Comcast, AT&T, and Google have announced plans to extend Gigabit Internet to Atlanta and surrounding areas, according to the Atlanta Business Chronicle.
Gigabit Internet is gaining popularity because of its advanced speeds and could affect technology, medical and financial markets, according to the Atlanta Business Chronicle.
“Faster Internet connectivity is considered an economic development tool for cities hoping to attract fast-growing technology, financial and medical services companies that consume large amounts of data,” the Atlanta Business Chronicle states.
Companies in Smyrna, Roswell and parts of Alpharetta already have Comcast’s 10 Gigabits per second speed, according to the Atlanta Business Chronicle. Soon this servie will spread to businesses in Norcross, Duluth and Atlanta, however the three companies involved have not yet revealed a price for services.
“Comcast’s fiber network will extend to several multi-tenant office buildings, such as the Atlanta Galleria Office Park,” the Atlanta Business Chronicle states.
Comcast also has plans for offering Gigabit speeds through existing cable networks and will begin to increase availability in late 2016, according The Wall Street Journal.
“Industry executives expect those upgrades to start next year, with wider deployment starting at the end of 2016,” The Wall Street Journal states.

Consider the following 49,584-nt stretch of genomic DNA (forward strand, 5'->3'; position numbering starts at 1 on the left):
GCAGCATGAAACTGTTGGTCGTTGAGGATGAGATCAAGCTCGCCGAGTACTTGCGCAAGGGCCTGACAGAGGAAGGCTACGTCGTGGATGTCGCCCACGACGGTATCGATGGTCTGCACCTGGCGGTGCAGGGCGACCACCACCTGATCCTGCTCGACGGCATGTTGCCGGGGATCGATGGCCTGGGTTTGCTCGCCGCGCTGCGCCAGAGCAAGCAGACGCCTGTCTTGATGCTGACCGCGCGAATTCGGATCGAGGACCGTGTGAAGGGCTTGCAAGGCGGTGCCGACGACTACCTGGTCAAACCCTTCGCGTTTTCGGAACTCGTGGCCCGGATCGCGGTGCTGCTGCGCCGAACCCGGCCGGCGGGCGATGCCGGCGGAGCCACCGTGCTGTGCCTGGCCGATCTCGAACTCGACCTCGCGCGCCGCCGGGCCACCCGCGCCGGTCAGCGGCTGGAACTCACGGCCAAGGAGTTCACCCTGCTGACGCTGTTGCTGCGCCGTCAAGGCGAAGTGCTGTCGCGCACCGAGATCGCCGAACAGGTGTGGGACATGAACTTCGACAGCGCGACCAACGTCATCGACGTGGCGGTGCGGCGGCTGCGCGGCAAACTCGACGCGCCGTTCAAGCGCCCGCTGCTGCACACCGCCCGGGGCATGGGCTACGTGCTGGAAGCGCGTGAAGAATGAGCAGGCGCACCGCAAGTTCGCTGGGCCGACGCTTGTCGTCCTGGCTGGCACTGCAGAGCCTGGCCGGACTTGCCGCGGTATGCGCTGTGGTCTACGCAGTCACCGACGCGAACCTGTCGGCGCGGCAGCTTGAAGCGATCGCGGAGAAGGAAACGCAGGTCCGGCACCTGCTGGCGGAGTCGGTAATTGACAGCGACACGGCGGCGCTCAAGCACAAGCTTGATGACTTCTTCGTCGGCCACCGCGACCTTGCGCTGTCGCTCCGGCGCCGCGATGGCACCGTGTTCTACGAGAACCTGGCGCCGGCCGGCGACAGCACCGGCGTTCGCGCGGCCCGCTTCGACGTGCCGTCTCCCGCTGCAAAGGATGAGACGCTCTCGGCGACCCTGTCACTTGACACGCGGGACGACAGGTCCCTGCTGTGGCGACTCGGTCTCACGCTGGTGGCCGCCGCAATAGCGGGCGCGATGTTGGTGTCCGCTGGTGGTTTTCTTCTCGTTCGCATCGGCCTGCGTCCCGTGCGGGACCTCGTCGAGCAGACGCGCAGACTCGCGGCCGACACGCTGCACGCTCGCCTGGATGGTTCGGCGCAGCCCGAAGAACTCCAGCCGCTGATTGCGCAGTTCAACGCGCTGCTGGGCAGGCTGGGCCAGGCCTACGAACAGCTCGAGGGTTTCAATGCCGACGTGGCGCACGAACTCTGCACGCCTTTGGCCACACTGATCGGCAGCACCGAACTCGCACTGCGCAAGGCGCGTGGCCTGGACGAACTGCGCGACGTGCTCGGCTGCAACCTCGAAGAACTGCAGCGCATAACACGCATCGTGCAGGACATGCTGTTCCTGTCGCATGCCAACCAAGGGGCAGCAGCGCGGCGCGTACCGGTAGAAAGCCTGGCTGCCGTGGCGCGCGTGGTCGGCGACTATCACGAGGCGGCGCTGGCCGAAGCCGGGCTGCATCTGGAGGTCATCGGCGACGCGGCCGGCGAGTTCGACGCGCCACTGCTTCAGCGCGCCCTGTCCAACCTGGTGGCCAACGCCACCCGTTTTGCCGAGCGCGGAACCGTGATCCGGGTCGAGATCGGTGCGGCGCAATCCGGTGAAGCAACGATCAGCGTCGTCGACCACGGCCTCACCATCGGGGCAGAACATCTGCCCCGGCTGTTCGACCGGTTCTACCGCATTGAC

Some Georgia State students responses were mixed about their interest in the university acquiring a Gigabit Internet service.
Student Idriece Malikyar said the move to faster Internet is a smart choice.
“Obviously I think it will help because the world is becoming more and more relying on Internet connectivity so I think that faster speeds are always good,” he said.
Biology major Fortune Chimaobi said Georgia State should wait before acquiring the new Internet speeds.
“If Georgia State were to upgrade to gigabit Internet it would drive costs up. And as expensive as college is nowadays: no,” Chimaobi said. “I think they should wait and see how popular gigabit speeds become and then when it becomes more efficient, more affordable and more reliable and when all that happens, then I would say we should ease into the transition of getting gigabit speeds.”